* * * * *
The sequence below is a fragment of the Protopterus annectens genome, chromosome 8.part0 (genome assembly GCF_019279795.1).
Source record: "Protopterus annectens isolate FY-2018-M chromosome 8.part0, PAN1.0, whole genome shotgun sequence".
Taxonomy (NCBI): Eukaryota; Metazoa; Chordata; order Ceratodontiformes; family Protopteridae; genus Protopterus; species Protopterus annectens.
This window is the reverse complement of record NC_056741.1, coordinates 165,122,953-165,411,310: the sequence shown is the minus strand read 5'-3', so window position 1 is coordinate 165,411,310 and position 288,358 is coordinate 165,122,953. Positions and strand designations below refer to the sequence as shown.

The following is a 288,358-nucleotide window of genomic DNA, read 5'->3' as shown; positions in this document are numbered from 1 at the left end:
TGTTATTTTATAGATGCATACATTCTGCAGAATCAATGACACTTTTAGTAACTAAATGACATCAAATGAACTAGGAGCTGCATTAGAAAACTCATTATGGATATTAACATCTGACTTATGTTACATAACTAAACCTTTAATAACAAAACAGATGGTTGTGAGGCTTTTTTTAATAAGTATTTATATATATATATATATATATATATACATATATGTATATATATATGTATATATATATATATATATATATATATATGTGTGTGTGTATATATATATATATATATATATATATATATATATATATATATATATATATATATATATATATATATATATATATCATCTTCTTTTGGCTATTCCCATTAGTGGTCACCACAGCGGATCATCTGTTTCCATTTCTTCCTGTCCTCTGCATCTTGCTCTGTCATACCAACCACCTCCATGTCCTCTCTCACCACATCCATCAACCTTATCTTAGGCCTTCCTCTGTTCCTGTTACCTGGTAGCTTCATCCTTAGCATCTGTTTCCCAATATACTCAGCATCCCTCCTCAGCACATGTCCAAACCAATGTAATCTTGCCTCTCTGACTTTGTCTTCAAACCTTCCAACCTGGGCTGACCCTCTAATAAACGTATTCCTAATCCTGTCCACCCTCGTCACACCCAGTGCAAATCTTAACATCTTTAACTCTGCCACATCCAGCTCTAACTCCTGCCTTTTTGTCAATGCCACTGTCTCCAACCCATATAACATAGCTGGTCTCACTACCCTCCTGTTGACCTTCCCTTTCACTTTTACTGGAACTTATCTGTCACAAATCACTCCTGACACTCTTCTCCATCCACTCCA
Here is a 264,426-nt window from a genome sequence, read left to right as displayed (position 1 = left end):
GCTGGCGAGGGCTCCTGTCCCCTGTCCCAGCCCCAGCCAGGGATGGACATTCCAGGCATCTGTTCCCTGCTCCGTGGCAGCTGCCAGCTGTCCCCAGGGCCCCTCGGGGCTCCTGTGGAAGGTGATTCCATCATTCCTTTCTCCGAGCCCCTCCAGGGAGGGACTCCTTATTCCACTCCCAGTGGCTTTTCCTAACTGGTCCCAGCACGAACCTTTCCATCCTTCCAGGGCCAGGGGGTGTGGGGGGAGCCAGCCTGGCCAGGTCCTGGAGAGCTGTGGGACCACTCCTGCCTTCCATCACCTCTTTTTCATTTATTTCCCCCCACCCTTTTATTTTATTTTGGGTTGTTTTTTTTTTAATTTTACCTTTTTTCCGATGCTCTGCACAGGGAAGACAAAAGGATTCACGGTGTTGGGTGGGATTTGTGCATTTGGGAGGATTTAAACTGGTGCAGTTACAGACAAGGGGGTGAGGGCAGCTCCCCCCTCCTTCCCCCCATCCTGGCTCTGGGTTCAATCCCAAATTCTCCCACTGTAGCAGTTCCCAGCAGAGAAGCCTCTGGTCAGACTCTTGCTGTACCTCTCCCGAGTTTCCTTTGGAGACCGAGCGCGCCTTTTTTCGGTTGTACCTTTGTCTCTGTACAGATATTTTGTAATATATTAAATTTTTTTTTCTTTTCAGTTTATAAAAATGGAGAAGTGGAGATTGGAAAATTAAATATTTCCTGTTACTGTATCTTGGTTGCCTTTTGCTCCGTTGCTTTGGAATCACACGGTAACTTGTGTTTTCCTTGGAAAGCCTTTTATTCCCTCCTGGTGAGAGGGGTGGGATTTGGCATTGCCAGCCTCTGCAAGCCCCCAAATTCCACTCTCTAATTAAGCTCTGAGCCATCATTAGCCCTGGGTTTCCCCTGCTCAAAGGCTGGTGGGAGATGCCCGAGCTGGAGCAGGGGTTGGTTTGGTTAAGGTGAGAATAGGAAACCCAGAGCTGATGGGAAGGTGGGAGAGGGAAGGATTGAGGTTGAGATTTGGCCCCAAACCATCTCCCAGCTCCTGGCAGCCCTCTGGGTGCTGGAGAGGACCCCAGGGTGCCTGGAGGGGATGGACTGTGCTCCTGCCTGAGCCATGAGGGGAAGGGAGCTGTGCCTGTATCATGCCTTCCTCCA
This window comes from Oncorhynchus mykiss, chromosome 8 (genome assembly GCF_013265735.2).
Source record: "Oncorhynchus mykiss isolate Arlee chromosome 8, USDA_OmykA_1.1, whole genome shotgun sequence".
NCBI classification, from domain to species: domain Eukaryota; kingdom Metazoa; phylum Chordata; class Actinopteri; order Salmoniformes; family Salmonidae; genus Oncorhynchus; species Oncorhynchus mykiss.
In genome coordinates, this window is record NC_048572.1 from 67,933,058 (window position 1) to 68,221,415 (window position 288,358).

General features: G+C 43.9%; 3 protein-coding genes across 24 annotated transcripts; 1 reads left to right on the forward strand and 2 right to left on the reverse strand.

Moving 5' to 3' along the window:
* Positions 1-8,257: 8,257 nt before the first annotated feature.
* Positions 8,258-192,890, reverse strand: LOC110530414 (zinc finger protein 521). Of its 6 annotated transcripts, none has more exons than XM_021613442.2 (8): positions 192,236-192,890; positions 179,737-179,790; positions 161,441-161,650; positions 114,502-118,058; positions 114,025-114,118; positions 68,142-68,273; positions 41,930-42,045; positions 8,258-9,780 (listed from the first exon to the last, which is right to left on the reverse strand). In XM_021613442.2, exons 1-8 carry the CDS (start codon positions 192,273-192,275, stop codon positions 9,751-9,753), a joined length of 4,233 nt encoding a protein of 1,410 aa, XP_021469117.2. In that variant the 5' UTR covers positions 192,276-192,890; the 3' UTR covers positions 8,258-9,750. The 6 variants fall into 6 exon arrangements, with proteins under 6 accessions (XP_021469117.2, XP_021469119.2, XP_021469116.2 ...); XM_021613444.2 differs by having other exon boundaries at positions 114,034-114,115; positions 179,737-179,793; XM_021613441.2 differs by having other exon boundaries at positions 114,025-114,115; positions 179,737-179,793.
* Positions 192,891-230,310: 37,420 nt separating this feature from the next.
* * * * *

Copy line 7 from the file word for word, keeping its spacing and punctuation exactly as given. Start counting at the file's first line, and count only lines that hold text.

Here is a 264,426-nt window from a genome sequence, read left to right as displayed (position 1 = left end):